Orman, E. K. and Whitaker, J. A. (2010). Time usage during face-to-face and synchronous distance music lessons. American Journal of Distance Education, 24(2), 92-103.
This experimental study closely compares multiple aspects of applied instrumental music lessons in face-to-face and online lesson settings. Three middle school students (one saxophonist, two tubists) had lessons with a saxophone and tuba instructor respectively. Each student had a mix of face-to-face and online video lessons which were videotaped and coded for a variety of factors. When on-line lessons were compared to face to face lessons, there was a 28% increase in student playing, a 36% decrease in off-task comments by the instructor, a 28% decrease in teacher playing (modeling), and an increase in student eye contact. In the online lessons, less than 3% of the time was spent on technology issues, although audio and video quality concerns were mentioned.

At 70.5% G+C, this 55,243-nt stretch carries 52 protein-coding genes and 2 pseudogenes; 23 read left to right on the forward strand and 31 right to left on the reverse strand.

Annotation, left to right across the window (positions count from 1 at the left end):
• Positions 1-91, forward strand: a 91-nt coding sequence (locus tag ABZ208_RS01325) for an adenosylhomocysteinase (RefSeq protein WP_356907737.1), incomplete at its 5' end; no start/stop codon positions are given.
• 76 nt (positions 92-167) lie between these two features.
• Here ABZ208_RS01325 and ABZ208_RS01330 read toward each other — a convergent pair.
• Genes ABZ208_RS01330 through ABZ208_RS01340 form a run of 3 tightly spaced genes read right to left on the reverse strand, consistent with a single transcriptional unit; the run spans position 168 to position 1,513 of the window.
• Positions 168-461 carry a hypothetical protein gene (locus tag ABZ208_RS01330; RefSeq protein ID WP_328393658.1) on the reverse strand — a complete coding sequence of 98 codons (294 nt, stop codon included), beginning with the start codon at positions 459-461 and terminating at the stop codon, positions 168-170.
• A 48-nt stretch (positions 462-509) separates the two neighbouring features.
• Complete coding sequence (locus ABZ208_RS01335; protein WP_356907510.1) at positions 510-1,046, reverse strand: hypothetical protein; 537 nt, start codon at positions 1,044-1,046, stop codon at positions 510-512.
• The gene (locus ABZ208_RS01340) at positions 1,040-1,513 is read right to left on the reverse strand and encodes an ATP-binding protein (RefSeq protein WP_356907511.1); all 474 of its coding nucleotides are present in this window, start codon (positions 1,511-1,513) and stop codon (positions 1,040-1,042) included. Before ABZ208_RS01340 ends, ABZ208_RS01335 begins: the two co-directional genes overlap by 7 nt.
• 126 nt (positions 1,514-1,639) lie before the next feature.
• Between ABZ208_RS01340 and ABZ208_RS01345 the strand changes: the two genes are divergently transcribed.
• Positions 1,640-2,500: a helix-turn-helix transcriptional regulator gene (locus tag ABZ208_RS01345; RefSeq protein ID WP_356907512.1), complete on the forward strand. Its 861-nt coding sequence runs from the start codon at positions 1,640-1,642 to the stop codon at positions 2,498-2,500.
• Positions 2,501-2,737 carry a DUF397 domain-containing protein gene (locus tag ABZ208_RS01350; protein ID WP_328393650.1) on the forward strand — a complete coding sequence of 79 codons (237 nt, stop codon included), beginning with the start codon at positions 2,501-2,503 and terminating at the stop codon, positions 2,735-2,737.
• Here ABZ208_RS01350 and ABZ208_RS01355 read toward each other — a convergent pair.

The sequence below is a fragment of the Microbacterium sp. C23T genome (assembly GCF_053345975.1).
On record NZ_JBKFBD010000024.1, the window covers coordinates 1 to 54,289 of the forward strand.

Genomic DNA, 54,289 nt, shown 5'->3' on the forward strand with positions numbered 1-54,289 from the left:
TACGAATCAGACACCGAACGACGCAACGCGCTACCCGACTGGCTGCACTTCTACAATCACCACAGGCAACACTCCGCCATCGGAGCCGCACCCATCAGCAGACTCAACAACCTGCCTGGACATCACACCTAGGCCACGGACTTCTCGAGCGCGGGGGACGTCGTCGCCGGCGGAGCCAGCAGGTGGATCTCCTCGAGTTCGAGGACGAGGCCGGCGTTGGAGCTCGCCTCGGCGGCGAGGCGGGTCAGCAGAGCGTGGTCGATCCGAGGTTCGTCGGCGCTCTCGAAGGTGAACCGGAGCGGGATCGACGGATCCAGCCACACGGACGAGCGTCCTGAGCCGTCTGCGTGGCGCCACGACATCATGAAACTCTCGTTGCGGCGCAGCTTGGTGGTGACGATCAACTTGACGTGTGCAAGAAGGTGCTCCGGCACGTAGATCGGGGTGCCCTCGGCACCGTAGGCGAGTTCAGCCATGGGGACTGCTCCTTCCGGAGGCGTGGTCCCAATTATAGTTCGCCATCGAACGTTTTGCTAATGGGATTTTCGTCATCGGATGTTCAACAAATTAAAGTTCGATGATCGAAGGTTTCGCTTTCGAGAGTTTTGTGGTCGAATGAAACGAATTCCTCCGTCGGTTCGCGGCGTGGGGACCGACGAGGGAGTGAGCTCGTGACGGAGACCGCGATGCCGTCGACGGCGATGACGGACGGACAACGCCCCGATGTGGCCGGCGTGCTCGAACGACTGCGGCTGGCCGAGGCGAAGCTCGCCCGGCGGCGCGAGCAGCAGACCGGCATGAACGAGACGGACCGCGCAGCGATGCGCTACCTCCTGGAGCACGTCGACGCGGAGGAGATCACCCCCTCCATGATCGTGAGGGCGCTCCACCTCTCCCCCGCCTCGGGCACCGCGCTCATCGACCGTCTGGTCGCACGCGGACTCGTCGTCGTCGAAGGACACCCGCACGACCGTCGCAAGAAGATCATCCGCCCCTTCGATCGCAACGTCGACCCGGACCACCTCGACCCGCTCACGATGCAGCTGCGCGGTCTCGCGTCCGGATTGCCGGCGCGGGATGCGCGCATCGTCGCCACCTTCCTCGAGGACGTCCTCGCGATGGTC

I am personally interested in this study because I had conducted a similar qualitative study, which was published in 2009 in Update: Applications of Research in Music Education. The findings in both studies seem to be similar: that online applied lessons are functional and perhaps more efficient in some aspects, yet compression issues, particularly audio quality, remain a central concern. My personal conclusion is that this format is not yet ready to be a replacement for face-to-face lessons. Instead, I find this approach most exciting where it can be used to overcome issues of distance and create musical interactions where none were possible before.